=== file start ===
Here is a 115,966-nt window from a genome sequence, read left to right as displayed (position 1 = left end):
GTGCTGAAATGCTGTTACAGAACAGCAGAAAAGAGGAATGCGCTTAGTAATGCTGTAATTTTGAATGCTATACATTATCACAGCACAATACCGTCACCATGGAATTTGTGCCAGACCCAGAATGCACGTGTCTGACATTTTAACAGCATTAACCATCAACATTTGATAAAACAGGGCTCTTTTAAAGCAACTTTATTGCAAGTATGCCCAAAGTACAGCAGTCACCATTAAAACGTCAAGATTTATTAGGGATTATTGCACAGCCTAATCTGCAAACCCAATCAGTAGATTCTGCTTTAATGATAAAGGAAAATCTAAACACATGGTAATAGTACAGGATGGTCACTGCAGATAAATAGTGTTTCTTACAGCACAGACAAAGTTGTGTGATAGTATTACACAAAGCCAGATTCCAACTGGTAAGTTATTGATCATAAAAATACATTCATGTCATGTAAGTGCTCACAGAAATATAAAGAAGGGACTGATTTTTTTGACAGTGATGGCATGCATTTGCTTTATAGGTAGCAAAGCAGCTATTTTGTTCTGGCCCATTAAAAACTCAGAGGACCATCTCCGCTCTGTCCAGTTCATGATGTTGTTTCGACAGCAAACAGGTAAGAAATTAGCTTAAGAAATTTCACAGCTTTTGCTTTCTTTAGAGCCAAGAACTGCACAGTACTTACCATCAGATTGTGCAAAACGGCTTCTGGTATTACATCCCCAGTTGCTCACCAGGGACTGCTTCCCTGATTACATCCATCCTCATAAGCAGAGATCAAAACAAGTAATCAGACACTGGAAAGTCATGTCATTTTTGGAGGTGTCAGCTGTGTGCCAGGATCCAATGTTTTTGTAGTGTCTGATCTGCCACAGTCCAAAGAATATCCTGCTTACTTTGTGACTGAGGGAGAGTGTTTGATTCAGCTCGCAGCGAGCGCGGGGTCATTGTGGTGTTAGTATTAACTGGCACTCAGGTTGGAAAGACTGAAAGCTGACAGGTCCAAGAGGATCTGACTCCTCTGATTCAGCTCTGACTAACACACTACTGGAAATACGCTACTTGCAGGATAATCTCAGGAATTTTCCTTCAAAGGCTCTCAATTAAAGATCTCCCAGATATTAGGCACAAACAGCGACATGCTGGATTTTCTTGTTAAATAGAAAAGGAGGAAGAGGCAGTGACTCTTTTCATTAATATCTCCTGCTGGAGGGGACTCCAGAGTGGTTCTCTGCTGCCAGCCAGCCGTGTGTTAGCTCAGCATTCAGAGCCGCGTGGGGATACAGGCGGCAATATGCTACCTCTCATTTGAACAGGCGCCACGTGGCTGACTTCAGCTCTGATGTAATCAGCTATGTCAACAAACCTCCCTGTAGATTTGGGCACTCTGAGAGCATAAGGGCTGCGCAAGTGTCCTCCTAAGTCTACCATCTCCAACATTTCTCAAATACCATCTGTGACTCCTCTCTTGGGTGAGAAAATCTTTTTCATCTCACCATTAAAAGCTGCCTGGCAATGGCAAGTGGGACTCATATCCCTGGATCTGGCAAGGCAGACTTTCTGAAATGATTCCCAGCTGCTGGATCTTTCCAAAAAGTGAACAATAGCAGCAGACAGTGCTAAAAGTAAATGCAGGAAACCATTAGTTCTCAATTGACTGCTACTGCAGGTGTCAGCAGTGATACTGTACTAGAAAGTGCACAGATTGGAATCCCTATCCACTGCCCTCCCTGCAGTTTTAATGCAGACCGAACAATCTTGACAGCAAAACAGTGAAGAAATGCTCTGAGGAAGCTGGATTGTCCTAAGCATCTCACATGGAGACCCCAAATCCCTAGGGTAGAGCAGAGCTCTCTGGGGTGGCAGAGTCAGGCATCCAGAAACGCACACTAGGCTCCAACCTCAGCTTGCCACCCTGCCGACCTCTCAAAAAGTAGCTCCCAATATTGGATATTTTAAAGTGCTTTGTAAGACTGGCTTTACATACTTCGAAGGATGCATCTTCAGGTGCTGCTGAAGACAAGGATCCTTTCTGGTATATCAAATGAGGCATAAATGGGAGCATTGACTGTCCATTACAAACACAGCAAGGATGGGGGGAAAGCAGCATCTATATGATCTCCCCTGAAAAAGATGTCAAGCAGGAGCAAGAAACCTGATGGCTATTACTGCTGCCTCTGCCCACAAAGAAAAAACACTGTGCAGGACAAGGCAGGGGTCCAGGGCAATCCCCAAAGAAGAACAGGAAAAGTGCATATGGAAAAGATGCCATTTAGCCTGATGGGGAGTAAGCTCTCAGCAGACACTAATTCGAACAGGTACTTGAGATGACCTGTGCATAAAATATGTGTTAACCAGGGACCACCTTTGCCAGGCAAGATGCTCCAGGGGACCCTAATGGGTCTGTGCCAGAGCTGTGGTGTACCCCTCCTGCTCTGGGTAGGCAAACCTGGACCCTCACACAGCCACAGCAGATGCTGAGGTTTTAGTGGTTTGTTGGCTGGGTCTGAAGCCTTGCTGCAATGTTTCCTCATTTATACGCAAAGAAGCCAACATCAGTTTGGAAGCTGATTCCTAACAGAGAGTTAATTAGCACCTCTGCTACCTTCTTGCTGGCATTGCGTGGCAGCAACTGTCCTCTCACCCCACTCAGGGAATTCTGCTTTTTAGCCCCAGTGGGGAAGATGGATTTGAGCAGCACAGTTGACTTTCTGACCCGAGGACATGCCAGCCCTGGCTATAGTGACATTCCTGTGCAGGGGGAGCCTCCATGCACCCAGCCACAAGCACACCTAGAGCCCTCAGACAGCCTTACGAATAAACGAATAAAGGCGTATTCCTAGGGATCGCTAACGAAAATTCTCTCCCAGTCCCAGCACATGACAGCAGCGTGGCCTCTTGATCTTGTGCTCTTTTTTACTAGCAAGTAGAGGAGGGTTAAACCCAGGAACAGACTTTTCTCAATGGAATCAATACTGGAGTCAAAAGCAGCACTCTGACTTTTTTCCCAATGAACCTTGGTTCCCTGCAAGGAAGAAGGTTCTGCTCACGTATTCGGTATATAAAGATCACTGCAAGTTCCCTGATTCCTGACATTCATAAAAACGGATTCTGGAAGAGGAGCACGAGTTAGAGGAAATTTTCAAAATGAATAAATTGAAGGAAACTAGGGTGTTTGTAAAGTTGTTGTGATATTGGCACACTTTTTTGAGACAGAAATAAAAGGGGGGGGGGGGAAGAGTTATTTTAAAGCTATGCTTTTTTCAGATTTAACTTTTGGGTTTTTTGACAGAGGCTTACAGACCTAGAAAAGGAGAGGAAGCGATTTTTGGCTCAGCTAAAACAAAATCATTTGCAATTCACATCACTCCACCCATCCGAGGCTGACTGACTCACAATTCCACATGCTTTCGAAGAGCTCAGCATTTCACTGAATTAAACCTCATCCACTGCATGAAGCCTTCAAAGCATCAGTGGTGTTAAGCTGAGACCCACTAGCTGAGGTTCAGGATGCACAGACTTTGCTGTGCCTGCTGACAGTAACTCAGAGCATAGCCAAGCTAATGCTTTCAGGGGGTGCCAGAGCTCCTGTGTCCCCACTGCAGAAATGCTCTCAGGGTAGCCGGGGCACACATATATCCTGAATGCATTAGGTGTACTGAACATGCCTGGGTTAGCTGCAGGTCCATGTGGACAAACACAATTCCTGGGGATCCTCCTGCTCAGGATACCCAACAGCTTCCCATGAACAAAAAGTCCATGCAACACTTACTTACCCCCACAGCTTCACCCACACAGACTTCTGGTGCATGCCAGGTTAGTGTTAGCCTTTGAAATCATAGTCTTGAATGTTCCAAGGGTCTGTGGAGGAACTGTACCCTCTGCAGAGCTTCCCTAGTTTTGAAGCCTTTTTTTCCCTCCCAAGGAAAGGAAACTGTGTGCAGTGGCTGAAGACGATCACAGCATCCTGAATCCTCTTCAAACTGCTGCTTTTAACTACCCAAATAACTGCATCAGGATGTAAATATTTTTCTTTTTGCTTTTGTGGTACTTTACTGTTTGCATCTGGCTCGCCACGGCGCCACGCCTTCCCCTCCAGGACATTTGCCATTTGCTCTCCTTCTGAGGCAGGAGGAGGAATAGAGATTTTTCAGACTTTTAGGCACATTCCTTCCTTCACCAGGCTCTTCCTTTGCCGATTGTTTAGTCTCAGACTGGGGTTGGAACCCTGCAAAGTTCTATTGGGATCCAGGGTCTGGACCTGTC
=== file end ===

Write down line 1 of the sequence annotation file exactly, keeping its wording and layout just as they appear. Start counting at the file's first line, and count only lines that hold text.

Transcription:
Here is a 115,966-nt window from a genome sequence, read left to right as displayed (position 1 = left end):